CDM 2003 came into force in 2006, replacing a costly and obscure hotch-potch that had evolved down the years for complaints about the clergy in matters other than worship or doctrine. Some 22,000 people are subject to it. The 2009 report is due out soon, but in 2008 there were 69 formal complaints about their behaviour, 65% of them from ordinary members of the public rather than archdeacons or churchwardens. 3 were referred to tribunal, all of them resulting in a finding of guilt.
CDM is the only mechanism for dealing with clergy professional misconduct or abuse of trust and office, and anyone can access it by simply downloading the forms from the internet, complete with guidance notes (here). Transparency and fairness are paramount, though not everyone involved will always agree they have been served perfectly because, frankly, they aren’t aways. All legal procedures need to be subject to continuous vigilance and improvement to serve justice the way they are designed to. The system doesn’t deliver in and of itself. People operating the system try to.
CDM is emphatically NOT:
- for questions of doctrine or ceremony, which are provided for in other ways more appropriate to the complexity of the subject and the ancient liberties of the clergy
- a mechanism for grumpy people or bullies to attack clergy they don’t like. There are safeguards and rules of evidence for everyone built into it to prevent not only abuse of office by clergy but also abuse of the legal system by compainants. If the people soncerned agree to be reconciled the system encourages this, but if they require their day in court, this is where they get it. They have the right to decide.
- what HR people call a capabiity procedure — a way of getting individual clergy to raise their games. Among other places, capability’s being worked out in the new terms and conditions of service guidelines going to General Synod next month, not CDM.
- a mechanism for preventing pastoral breakdown. Indeed if there has been a breakdown of relationships going to court usually just winds things up and raises the stakes. Everyone can come out of it more cross than they went in. This is coercive and disciplinary, not a substitute for honest communication and relational gitches. Jesus taught the wisdom of dealing with relationahl matters directly and honestly, and being sparing about court proceedings.
- a way of preventing anyone (especially bishops) dong anything. There are good procedural reasons why in the early stages, if there is possibility of it being used, bishops need to protect complainants, complainees, and themselves by not weighing in and fouling the procedures up, but especially if no finding of guilt is made (as in the majority of cases) that emphatically does not mean there is nothing to be done — the so-called “Black Hole problem.” You can do all sorts of things with people apart from sacking them and depriving them of their homes, indeed in the vast majority of cases something else will probably turn out in the end to be the right thing to do.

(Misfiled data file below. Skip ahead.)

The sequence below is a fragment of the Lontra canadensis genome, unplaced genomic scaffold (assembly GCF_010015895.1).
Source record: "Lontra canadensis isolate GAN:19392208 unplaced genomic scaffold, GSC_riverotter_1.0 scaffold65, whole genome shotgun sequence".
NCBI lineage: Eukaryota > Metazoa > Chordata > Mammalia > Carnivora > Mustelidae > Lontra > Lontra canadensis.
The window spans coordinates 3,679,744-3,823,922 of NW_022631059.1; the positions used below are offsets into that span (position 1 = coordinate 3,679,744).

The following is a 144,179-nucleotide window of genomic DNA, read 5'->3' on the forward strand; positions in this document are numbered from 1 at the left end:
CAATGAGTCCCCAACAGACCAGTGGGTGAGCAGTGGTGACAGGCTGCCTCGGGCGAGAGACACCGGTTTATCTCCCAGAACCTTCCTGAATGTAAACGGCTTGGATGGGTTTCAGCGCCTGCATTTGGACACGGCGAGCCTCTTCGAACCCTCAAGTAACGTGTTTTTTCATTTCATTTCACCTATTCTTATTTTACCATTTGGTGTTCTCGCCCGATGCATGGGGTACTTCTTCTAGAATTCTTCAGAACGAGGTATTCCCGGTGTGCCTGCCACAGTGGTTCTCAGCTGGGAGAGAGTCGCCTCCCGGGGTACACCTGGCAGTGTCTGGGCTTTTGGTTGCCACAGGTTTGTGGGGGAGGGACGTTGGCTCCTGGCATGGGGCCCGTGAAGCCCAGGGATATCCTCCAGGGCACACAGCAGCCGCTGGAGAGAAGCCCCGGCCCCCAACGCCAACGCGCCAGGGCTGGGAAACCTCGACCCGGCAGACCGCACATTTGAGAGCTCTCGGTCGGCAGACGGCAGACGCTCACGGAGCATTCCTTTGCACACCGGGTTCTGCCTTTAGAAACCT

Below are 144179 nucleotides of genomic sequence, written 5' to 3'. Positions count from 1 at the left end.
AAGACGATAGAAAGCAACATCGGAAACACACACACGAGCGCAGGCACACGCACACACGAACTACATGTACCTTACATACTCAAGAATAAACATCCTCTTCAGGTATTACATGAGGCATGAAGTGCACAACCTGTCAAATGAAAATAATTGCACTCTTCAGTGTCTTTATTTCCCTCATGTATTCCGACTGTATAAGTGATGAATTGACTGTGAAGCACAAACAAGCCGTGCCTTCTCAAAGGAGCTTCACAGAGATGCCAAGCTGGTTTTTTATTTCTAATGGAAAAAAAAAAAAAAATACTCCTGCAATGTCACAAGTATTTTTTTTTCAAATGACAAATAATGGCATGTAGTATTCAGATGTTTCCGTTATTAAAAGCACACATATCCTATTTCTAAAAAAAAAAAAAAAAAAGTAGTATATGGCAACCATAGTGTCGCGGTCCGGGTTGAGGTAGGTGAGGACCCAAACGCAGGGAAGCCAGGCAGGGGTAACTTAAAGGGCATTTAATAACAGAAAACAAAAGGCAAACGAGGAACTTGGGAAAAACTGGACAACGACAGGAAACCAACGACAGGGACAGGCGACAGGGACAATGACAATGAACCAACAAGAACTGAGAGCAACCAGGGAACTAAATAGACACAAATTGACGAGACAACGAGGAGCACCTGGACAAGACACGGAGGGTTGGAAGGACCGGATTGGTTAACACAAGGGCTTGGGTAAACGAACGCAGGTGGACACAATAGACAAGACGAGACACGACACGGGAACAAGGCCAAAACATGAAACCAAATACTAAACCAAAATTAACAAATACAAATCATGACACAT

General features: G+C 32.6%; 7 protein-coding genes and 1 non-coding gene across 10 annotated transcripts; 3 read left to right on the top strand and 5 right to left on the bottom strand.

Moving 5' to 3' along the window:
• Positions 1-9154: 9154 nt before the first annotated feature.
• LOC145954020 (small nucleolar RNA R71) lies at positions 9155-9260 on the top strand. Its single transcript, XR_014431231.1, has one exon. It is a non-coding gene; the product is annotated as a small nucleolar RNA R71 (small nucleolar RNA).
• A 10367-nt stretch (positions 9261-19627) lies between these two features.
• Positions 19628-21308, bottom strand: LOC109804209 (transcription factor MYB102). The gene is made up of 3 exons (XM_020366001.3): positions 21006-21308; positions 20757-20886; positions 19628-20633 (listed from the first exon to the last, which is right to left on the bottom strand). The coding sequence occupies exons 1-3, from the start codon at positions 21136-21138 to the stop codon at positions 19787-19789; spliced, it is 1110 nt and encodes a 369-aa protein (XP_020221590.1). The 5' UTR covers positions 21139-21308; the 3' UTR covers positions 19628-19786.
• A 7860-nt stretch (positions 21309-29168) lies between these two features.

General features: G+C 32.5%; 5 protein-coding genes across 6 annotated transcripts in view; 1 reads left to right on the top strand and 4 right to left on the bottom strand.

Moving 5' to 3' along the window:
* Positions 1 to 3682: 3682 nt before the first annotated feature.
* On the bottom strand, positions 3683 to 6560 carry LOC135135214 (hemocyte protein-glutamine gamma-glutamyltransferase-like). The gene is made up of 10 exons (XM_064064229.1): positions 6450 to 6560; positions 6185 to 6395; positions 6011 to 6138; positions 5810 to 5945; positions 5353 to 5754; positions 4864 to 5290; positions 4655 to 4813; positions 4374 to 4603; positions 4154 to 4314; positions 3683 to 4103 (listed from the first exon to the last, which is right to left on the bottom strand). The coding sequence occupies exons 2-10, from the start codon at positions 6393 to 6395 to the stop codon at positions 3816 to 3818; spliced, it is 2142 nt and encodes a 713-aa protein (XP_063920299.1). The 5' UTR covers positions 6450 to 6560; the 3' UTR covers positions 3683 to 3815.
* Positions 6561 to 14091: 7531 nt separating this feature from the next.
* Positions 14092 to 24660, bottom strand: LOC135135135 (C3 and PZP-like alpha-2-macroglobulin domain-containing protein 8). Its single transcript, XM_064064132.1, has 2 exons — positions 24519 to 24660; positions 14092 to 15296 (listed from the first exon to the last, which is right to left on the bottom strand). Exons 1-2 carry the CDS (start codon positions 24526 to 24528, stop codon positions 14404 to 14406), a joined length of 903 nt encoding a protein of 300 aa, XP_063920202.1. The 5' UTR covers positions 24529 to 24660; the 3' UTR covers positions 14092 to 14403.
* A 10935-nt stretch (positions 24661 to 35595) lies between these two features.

- The question of parallel proceedings needs to be worked out carefully case by case, but CDM is not in any way a substitute for criminal or civil proceedings, or a gratuitous supplement to them in order to make them especially nasty for members of the clergy.
Therefore actions for changing service times, parking in a disabled bay, sunbathing in your back garden (whence the complainant had to stand on tiptoe to see you), and “looking at someone in a funny way” (all of which have been atempted) are unlikely to succeed. Complaints about inappropriate relationships, improper management of Church funds, and anything damaging the welfare of a minor, if proved, are far more likely to result in findings.
Like any legal system it is and should be, as it seems to be, wide open to learning about its own shortcomings, constantly seeking to improve its capacity to deliver justice. The attitude is “Every day I learn something I didn’t know before and am often surprised I didn’t know before.” It’s prosection not persecution. It’s designed to help everyone as much as legal proceedings can help everyone (which is not always and everywhere possible). I was encouraged to find that it is served, with great humility and realism, by one of the finest and most experienced legal practitioners in the country. That’s good news for everyone.